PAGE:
Gradually over that time CASCADIA has also accomplished a lot of housekeeping. They developed a full Board of Directors and Advisory Board, obtained 501(c)(3) nonprofit status, and obtained supporting grants from both the City of Bellingham and Whatcom County. This April they’ll launch their full-scale festival with pre-festival panel discussions and workshops, a live script studio, and 3-days of film screening, many of which will be followed by Question & Answer sessions with the directors attending from around the world. As of this writing, CASCADIA will haveÂ 8 directors, two guest panelists and assorted entourage coming for the festival. Â One director and one actress are coming from Russia, another who is just 16 years old is coming from Australia.
Although too numerous to mention them all here, CASCADIA’s Boards are impressive in both the expertise they’ve brought from other areas of the country and their service within this community. Most have served on numerous boards of other area organizations as well as CASCADIA and all have a deep connection to filmmaking and the support of female filmmakers.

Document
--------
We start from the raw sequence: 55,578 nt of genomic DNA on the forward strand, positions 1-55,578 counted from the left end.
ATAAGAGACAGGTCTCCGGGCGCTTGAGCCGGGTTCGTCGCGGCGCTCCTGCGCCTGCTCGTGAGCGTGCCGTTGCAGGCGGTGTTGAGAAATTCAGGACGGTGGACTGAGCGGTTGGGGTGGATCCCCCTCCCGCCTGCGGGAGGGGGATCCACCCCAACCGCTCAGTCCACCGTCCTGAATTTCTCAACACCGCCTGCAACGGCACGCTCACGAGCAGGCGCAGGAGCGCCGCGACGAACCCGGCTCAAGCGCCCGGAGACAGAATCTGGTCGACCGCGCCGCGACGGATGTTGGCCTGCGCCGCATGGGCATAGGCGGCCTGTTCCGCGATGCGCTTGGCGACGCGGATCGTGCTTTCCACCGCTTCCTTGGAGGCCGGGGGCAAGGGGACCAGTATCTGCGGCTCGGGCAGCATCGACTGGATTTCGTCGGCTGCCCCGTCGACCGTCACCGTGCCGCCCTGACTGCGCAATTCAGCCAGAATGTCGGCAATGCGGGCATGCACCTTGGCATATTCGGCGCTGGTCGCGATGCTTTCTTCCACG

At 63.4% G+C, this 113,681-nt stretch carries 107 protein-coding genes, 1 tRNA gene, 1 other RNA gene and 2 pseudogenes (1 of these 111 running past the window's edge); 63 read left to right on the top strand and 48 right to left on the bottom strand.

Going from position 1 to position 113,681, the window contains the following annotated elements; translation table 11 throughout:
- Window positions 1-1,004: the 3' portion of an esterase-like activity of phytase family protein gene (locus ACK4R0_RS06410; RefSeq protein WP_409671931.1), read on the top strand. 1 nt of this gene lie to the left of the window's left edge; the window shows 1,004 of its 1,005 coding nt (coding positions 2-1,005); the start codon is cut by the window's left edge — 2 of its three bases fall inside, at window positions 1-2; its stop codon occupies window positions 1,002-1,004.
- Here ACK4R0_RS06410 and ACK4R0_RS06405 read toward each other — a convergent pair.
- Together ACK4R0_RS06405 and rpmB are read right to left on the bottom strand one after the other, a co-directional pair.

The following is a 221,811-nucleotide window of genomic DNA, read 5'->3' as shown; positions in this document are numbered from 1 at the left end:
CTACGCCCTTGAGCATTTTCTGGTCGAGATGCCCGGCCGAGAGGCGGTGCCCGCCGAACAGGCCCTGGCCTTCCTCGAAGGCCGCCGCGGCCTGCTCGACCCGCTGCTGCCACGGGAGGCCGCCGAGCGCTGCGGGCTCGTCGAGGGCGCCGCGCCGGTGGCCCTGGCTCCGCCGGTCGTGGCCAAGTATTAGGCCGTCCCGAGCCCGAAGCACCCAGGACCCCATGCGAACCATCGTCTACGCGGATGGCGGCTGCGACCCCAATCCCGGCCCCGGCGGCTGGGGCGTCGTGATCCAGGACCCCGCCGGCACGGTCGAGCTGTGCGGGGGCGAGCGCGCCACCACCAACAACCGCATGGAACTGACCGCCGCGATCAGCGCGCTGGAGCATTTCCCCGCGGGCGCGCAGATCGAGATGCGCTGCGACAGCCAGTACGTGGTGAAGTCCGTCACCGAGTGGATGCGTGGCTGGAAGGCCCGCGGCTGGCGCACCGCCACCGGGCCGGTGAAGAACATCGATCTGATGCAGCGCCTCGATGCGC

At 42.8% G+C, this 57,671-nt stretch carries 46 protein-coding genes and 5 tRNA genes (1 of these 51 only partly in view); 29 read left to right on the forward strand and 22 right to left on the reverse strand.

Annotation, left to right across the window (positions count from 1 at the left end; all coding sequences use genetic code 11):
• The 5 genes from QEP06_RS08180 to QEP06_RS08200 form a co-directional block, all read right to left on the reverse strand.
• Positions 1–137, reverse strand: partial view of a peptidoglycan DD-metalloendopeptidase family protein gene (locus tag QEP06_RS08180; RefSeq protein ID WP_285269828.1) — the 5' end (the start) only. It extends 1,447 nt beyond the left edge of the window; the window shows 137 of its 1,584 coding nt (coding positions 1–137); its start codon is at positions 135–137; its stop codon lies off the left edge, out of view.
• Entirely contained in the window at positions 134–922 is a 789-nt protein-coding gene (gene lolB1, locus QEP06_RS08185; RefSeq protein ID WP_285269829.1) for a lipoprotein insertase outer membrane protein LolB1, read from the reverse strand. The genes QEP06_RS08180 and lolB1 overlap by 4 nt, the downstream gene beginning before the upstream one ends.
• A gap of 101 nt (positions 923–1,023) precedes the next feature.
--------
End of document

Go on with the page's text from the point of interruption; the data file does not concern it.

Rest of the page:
Executive Director Cheryl Crooks started as a journalist and arts critic in Phoenix. Cheryl wrote for TIME Magazine, becoming the magazineâ€™s West Coast medical reporter. She later moved to Bellingham and now has her own professional photography studio, Cheryl Crooks Photography, in Bellingham. Her husband Michael Petryni, a successful screenwriter, serves on the Advisory Board. He’s been a writer and story editor for many popular television shows including Knots Landing, Spencer for Hire, and Moonlighting.